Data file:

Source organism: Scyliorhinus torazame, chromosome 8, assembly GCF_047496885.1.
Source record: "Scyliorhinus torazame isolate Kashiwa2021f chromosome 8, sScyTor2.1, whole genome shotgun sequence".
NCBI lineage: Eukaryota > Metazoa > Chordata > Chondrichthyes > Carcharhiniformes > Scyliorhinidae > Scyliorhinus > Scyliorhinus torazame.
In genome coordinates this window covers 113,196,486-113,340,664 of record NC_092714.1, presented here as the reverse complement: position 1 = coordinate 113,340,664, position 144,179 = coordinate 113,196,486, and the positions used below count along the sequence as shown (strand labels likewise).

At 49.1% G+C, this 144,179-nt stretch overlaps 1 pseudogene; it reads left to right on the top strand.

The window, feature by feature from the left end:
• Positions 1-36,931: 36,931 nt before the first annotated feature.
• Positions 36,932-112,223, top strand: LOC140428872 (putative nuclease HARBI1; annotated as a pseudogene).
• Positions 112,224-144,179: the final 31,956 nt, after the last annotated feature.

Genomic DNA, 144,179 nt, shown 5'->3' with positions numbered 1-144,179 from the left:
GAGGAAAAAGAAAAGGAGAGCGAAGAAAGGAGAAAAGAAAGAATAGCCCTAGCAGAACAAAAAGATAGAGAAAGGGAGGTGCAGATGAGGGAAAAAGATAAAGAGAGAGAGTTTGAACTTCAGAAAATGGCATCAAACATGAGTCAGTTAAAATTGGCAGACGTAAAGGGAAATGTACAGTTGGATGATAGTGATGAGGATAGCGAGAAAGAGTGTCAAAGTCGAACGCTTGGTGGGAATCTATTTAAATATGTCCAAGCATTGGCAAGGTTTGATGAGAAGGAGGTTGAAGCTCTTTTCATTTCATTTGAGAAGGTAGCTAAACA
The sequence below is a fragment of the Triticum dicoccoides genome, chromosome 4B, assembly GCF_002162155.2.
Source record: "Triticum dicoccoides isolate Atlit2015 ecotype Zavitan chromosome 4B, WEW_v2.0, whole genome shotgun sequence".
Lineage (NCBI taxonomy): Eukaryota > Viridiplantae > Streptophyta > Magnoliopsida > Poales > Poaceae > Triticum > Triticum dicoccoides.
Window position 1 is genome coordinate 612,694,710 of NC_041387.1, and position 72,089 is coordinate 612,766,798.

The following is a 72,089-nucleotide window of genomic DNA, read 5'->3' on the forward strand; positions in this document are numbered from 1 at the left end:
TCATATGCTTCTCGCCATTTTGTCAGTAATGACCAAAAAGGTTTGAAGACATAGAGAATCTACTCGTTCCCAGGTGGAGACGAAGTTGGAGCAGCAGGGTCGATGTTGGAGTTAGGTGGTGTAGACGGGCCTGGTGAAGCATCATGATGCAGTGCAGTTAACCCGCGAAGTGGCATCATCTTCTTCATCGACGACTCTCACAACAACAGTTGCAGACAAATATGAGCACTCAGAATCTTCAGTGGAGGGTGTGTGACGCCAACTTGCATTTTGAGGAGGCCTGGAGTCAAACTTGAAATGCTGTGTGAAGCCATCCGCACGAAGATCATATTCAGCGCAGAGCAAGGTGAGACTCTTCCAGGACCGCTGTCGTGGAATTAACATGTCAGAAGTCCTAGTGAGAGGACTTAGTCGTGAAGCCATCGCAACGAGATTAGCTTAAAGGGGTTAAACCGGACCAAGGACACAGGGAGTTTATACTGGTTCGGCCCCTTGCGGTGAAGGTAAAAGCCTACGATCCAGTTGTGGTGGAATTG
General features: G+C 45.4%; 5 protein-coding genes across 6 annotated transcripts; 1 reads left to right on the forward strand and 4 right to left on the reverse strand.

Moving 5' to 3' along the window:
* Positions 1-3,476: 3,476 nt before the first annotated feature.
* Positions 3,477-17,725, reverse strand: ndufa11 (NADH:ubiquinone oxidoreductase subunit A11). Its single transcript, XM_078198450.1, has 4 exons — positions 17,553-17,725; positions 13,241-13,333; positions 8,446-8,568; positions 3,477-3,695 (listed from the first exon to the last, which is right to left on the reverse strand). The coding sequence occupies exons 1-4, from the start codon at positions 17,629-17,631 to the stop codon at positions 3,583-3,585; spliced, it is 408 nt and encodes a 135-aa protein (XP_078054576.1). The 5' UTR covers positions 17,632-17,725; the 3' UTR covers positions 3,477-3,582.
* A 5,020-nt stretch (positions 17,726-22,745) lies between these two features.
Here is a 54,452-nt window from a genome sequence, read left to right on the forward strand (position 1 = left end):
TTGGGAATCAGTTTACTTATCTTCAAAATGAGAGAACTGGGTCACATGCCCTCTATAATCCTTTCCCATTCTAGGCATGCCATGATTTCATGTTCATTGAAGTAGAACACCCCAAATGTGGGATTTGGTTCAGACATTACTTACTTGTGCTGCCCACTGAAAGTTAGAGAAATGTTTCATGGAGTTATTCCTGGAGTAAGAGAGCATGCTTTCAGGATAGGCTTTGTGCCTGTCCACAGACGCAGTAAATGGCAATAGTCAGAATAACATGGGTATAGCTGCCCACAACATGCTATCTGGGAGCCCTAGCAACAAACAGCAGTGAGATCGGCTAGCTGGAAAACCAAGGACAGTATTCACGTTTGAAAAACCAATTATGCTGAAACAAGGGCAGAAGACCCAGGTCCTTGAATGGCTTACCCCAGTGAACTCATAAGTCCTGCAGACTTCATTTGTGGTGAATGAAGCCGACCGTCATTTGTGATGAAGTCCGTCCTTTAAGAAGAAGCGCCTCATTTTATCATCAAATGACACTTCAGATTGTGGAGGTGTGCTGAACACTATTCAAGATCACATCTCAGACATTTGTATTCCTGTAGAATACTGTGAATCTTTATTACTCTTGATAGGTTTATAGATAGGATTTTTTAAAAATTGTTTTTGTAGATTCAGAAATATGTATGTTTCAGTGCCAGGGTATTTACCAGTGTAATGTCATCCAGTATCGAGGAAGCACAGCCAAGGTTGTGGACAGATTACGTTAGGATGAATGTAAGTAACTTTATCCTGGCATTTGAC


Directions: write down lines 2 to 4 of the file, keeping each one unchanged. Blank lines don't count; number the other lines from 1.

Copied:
Source record: "Scyliorhinus torazame isolate Kashiwa2021f chromosome 8, sScyTor2.1, whole genome shotgun sequence".
NCBI lineage: Eukaryota > Metazoa > Chordata > Chondrichthyes > Carcharhiniformes > Scyliorhinidae > Scyliorhinus > Scyliorhinus torazame.
In genome coordinates this window covers 113,196,486-113,340,664 of record NC_092714.1, presented here as the reverse complement: position 1 = coordinate 113,340,664, position 144,179 = coordinate 113,196,486, and the positions used below count along the sequence as shown (strand labels likewise).